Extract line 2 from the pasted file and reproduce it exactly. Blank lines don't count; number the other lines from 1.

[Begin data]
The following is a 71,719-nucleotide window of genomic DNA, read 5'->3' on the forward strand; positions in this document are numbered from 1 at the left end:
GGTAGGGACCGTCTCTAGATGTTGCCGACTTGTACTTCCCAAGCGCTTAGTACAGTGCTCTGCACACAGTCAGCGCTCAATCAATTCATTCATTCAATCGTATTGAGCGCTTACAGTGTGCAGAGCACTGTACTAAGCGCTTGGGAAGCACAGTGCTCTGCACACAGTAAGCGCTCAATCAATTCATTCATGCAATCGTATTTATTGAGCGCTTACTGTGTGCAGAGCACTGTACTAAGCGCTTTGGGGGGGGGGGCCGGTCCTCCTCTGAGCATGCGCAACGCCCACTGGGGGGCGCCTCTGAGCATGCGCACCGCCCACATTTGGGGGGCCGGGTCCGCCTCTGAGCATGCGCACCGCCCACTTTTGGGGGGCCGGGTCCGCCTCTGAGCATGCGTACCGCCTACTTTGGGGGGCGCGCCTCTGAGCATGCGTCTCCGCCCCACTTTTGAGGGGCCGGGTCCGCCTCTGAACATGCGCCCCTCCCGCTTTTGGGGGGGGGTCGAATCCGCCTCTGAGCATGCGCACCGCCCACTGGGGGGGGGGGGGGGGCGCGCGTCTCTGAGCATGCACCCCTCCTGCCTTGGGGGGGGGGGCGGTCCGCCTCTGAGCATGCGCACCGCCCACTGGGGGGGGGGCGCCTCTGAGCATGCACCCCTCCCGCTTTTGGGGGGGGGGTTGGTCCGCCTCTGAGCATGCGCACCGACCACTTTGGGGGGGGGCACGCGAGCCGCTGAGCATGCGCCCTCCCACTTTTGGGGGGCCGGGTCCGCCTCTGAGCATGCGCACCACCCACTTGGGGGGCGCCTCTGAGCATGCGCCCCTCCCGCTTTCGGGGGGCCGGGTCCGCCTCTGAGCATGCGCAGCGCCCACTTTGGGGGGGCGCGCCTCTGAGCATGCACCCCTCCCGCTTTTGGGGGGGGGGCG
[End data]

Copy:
GGTAGGGACCGTCTCTAGATGTTGCCGACTTGTACTTCCCAAGCGCTTAGTACAGTGCTCTGCACACAGTCAGCGCTCAATCAATTCATTCATTCAATCGTATTGAGCGCTTACAGTGTGCAGAGCACTGTACTAAGCGCTTGGGAAGCACAGTGCTCTGCACACAGTAAGCGCTCAATCAATTCATTCATGCAATCGTATTTATTGAGCGCTTACTGTGTGCAGAGCACTGTACTAAGCGCTTTGGGGGGGGGGGCCGGTCCTCCTCTGAGCATGCGCAACGCCCACTGGGGGGCGCCTCTGAGCATGCGCACCGCCCACATTTGGGGGGCCGGGTCCGCCTCTGAGCATGCGCACCGCCCACTTTTGGGGGGCCGGGTCCGCCTCTGAGCATGCGTACCGCCTACTTTGGGGGGCGCGCCTCTGAGCATGCGTCTCCGCCCCACTTTTGAGGGGCCGGGTCCGCCTCTGAACATGCGCCCCTCCCGCTTTTGGGGGGGGGTCGAATCCGCCTCTGAGCATGCGCACCGCCCACTGGGGGGGGGGGGGGGGCGCGCGTCTCTGAGCATGCACCCCTCCTGCCTTGGGGGGGGGGGCGGTCCGCCTCTGAGCATGCGCACCGCCCACTGGGGGGGGGGCGCCTCTGAGCATGCACCCCTCCCGCTTTTGGGGGGGGGGTTGGTCCGCCTCTGAGCATGCGCACCGACCACTTTGGGGGGGGGCACGCGAGCCGCTGAGCATGCGCCCTCCCACTTTTGGGGGGCCGGGTCCGCCTCTGAGCATGCGCACCACCCACTTGGGGGGCGCCTCTGAGCATGCGCCCCTCCCGCTTTCGGGGGGCCGGGTCCGCCTCTGAGCATGCGCAGCGCCCACTTTGGGGGGGCGCGCCTCTGAGCATGCACCCCTCCCGCTTTTGGGGGGGGGGCG